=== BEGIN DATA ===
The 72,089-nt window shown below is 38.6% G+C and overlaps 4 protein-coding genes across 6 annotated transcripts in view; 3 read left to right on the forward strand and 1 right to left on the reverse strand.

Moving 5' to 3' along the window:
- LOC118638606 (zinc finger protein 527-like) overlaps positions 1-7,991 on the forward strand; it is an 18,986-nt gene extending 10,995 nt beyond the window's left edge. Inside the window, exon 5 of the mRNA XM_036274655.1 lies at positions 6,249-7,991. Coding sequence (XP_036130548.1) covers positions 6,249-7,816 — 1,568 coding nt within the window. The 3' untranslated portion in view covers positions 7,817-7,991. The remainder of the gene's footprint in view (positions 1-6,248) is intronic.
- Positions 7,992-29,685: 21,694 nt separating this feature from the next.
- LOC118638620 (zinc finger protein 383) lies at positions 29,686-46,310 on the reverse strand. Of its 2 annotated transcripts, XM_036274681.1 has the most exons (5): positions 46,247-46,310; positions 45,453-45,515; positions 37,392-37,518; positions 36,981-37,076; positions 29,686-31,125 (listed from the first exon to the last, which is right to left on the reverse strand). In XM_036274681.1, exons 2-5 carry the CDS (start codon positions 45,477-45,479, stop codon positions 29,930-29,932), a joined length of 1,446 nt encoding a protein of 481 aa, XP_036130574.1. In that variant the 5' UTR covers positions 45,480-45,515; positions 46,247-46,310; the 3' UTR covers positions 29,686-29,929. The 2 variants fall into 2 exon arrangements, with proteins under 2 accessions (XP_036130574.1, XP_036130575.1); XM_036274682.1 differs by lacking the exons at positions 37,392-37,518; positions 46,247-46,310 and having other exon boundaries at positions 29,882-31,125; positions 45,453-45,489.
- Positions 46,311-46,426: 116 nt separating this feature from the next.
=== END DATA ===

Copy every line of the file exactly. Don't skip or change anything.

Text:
The 72,089-nt window shown below is 38.6% G+C and overlaps 4 protein-coding genes across 6 annotated transcripts in view; 3 read left to right on the forward strand and 1 right to left on the reverse strand.

Moving 5' to 3' along the window:
- LOC118638606 (zinc finger protein 527-like) overlaps positions 1-7,991 on the forward strand; it is an 18,986-nt gene extending 10,995 nt beyond the window's left edge. Inside the window, exon 5 of the mRNA XM_036274655.1 lies at positions 6,249-7,991. Coding sequence (XP_036130548.1) covers positions 6,249-7,816 — 1,568 coding nt within the window. The 3' untranslated portion in view covers positions 7,817-7,991. The remainder of the gene's footprint in view (positions 1-6,248) is intronic.
- Positions 7,992-29,685: 21,694 nt separating this feature from the next.
- LOC118638620 (zinc finger protein 383) lies at positions 29,686-46,310 on the reverse strand. Of its 2 annotated transcripts, XM_036274681.1 has the most exons (5): positions 46,247-46,310; positions 45,453-45,515; positions 37,392-37,518; positions 36,981-37,076; positions 29,686-31,125 (listed from the first exon to the last, which is right to left on the reverse strand). In XM_036274681.1, exons 2-5 carry the CDS (start codon positions 45,477-45,479, stop codon positions 29,930-29,932), a joined length of 1,446 nt encoding a protein of 481 aa, XP_036130574.1. In that variant the 5' UTR covers positions 45,480-45,515; positions 46,247-46,310; the 3' UTR covers positions 29,686-29,929. The 2 variants fall into 2 exon arrangements, with proteins under 2 accessions (XP_036130574.1, XP_036130575.1); XM_036274682.1 differs by lacking the exons at positions 37,392-37,518; positions 46,247-46,310 and having other exon boundaries at positions 29,882-31,125; positions 45,453-45,489.
- Positions 46,311-46,426: 116 nt separating this feature from the next.